It’s on the rise in our kids. How do we help our children? Below are some quick phrases to help your child next time he/she expresses feeling worried, anxious, scared, uncertain.
Drawing, painting or doodling about an anxiety provides kids with an outlet for their feelings when they can’t use their words. Ask them if it were a monster- what would it look like? They can then talk to their worry character!
You are safe. I love you.
Being told that you will be kept safe by the person you love the most is an affirmation. Anxiety makes your children feel that their minds and bodies are in danger. Repeating they are safe can soothe the nervous system.
Let’s pretend we are blowing up a balloon.
We will take a deep breath and blow it up to the count of 5. – have you ever tried to tell a child to take a deep breath in the middle of anxiety? The response is usually- “I CAN’T”. Instead, make it a game. Pretending to blow up a balloon, makes it creative and fun. This reverses the stress response in their bodies and may even be make them laugh in the process.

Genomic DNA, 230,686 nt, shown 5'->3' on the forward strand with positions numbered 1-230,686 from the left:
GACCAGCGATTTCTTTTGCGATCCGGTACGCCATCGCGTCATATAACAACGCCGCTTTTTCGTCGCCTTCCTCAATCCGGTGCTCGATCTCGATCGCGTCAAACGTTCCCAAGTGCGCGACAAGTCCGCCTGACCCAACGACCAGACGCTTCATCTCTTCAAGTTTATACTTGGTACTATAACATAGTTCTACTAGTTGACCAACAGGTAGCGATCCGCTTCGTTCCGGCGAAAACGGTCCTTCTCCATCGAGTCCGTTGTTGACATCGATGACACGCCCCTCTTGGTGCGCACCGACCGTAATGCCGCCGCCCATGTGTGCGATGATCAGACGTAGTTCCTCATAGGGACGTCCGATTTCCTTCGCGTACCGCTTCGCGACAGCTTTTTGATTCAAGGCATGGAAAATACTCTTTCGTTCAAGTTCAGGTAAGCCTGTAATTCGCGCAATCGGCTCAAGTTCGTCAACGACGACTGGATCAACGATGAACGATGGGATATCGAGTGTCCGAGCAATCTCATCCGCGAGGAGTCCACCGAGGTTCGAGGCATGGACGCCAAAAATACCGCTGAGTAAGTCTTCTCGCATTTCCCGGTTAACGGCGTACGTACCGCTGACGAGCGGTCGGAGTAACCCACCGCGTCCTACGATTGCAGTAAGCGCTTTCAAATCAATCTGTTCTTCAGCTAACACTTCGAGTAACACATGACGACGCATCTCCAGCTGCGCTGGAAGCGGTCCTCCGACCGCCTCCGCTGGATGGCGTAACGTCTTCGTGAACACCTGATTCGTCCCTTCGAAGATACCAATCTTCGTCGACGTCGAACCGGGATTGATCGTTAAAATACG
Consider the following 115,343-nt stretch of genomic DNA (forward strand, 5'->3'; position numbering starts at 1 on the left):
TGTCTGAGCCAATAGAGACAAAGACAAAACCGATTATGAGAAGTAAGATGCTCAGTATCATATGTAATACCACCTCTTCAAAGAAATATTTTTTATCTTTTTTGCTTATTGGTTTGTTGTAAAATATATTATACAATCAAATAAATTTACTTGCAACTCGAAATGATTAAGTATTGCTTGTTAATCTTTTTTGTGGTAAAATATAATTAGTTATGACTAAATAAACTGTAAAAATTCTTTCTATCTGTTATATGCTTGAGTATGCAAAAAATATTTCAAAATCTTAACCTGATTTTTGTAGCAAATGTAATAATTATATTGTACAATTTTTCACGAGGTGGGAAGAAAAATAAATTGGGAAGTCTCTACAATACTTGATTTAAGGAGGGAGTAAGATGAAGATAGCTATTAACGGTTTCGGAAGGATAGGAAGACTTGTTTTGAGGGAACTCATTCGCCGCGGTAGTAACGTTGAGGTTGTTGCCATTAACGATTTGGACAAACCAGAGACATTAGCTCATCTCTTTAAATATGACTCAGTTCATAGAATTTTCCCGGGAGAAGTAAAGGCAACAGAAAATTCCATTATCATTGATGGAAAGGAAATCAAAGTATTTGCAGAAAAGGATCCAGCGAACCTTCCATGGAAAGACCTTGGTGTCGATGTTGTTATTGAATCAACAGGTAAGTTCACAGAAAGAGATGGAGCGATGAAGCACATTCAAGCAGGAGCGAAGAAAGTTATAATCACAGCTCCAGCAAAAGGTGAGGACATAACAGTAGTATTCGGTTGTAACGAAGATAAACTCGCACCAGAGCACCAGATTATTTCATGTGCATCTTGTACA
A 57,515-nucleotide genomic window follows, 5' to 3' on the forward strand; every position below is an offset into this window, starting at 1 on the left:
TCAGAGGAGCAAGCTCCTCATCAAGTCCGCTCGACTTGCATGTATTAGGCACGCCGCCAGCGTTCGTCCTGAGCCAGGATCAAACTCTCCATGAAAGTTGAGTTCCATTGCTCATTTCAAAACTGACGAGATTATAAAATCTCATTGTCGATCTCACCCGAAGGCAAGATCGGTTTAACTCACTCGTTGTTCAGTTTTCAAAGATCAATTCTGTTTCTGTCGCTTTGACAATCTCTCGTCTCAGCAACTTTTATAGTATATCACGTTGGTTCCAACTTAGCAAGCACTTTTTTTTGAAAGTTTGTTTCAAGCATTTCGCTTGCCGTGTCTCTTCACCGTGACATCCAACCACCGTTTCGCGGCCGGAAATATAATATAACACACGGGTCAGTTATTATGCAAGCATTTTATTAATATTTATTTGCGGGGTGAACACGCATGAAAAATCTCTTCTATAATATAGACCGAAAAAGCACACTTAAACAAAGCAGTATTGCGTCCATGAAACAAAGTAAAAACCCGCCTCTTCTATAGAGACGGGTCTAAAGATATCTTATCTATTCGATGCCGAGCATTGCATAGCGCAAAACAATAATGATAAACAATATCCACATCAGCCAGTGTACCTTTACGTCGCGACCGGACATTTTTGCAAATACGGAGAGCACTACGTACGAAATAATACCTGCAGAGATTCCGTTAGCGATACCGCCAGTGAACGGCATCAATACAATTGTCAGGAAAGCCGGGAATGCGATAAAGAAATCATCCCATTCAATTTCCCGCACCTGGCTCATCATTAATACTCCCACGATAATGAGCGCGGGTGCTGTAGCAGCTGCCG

Why do you think that is?
Helping them articulate the ‘why’ in what they are feeling. Helps begin to also solve the problem of where the anxiety may be rooted. It is more helpful with older kids who are more articulate.
What will happen next?
Help them think through the event, about what will happen afterwards. The anxiety keeps them stuck, they can’t envision what happens afterwards- life seems to disappear. Help bring them back and see what will happen later.
“I am unstoppable” “Here I come” “I am strong, a superhero” – the physical act of yelling replaces fear with endorphins. Which changes their mood and can be fun.
Put your worry on the shelf while we __
listen to your favorite song, read your favorite book, walk around the block. Then we will pick it back up again. –Those who are anxiety prone feel as though they have to carry their anxiety everywhere until it’s over. Setting it aside, helps teach them how to distract their thoughts, and helps them put their worries into perspective.
Close your eyes. Picture this…
Visualization, mental vacations, are powerful techniques that can ease pain and anxiety through imagining a safe, happy place where they feel comfortable. It can relieve their physical symptoms of anxiety. And they can take this mental break/vacation anywhere they go!
I know this is hard.
Acknowledging that the situation is difficult helps them feel understood and not judged by you. Your validation also shows that you respect them.
What do you need from me? How can I help?
Invite your kids in, show them you believe they have answers. It could be a hug, space, a high-five. Let them help problem solve, this tool is helpful for developing their upper brains and problem solving in the future.